Column: Cut It Out, Lions!

"The Extraction of the Stone of Madness" depicts the ancient medical practice of trepanning — drilling or cutting holes in a patient's head to release the demons causing an illness of the mind. This procedure was state of the medical art in medieval Europe around 1498, when the painting was made. Trepanning doesn't sound like too bad a therapy for the modern Lions Fan.

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Cut It Out, Lions!

Frank J. Bunker -

Like the Detroit Lions, I may be stuck in a rut. So please bear, er, stick with me when I say Sunday’s crazy game reminded me of yet another Hieronymous Bosch painting.

"The Extraction of the Stone of Madness" depicts the ancient medical practice of trepanning — drilling or cutting holes in a patient’s head to release the demons causing an illness of the mind.

This procedure was state of the medical art in medieval Europe around 1498, when the painting was made. Trepanning doesn’t sound like too bad a therapy for the modern Lions Fan.

What drives Lions Fans crazy? What’s gotten inside their heads? What HASN’T?

For 44 years it seems every vile form of football demon has plagued this team. The injury hobgoblin strikes with fury and impunity. Devilish twins Dumb Penalty and Phantom Penalty peek over the shoulder pads of players on the offense, defense, and special teams. The monster called stupid play is another species haunting the huddle.

On Sunday, it was Tennessee’s turn to start Lions Fans’ heads spinning like tops with bags on. A missed field goal from the red zone and another just farther out blocked and returned for a TD. Two defensive players ejected for retaliation. Two major penalties for unnecessary roughness and an unsportsmanlike conduct for "taunting." Grrrrr.

"Maddeningly," things in the ’dome got worse. The team led at one point, 7–6, the first time it’s led a game all season. They then lost the lead on the missed FG and TD return. Yet, the team did not falter and tied the score with about a minute left on a fourth-and-desperation TD pass to Desmond Howard.

Great! But, hold on to that minute! After a decent run-back off the kick, the speedy footwork and arm of the Tennessee QB quickly moved his team into position for the go-ahead field goal. Running back the ensuing kickoff, the Lions attempted a few laterals in a desperate attempt to score.

This is stuff I don’t want to remember. I need this madness excised. And it’s not new. It’s been happening my entire sports lifetime.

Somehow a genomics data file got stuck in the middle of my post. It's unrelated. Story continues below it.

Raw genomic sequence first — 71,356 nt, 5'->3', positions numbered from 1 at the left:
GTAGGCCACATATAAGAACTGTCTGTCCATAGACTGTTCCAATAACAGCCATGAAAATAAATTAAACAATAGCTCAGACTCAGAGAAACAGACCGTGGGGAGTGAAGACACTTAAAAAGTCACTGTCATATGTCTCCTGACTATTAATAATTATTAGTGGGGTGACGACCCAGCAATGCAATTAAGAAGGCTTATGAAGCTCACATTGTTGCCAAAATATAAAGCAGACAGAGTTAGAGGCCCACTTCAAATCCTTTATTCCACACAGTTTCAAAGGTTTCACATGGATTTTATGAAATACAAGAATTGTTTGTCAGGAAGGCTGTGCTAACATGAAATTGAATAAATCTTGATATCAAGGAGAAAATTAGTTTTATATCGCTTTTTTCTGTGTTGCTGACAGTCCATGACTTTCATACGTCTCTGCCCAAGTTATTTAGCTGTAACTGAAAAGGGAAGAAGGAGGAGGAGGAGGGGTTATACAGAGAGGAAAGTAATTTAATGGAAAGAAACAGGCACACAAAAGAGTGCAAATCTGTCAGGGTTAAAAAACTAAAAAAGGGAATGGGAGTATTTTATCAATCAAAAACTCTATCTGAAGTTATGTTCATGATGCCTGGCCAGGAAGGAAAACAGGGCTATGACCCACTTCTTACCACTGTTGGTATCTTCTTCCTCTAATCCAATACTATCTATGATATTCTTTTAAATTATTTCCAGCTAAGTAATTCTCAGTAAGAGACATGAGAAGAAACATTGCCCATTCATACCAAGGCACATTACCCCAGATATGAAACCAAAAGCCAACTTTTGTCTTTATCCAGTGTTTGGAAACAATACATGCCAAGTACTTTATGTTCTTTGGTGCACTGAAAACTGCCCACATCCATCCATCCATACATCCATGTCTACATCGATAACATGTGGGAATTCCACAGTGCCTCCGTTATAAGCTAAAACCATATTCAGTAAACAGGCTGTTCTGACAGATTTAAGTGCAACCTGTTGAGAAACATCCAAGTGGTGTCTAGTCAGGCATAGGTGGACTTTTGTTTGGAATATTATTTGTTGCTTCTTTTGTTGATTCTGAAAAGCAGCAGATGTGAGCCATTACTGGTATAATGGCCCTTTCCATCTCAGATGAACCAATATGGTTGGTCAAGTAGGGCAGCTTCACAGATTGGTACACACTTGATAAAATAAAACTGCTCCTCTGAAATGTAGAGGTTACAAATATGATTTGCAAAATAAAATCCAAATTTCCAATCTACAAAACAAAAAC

It’s Personal

Bringing up this stuff is pretty scary. It goes back decades, personally. I remember one Thanksgiving around 1981 when the Lions dominated the Bears all game long. Joy turned to sorrow in the fourth quarter, however, when Chicago drove and tied the game at 17 on the last play in regulation. Before I could get a refill of cider, the Bears won the coin toss. Immediately thereafter, each and every Lion froze in fright as some Bear blew past and returned the kick for a touchdown. So, maybe 14 seconds elapsed in the shortest overtime game in NFL history.

The family at dinner wondered why I was in such a bad mood all of a sudden. When it comes to Lions football, they’ve been wondering why I’ve stayed that way ever since.

The reason, actually, is I’m crazy for football and still crazy about the Detroit Lions. Demons or no demons. Curse or no curse.

I go to the games. I support the team in public and private. I criticize here and there, but, for the most part I try to keep it constructive. But it’s hard to stay positive when every cursed, weird, and monstrous thing possible happens to the Lions.

Now if these things get to me, I can only imagine what it’s like for the players and coaches. This angst must get into the Silver helmet of many a Lions player and head-set of many a Lions coach. Even the good ones. The question is how to cut it out?

Monster thoughts at the ‘dome

Some observers say this gloomy Detroit mindset has driven players to under-perform over the years and coaching regimes. That may be, but I don’t think so, especially for this year’s team.

The demons of underachievement may drive them to go the opposite direction, in fact. You see players trying to win games by themselves, like in the Minnesota game where Germane Crowell went for the end zone instead of the sideline with five seconds remaining.

It’s not so much a sign of stupid play as it is an act of desperation. I saw on the TV a highly skilled player pressing, and trying to do it all himself, rather than relying on the team, going out of bounds, relying on his teammates, and making one last desperate try at the end zone.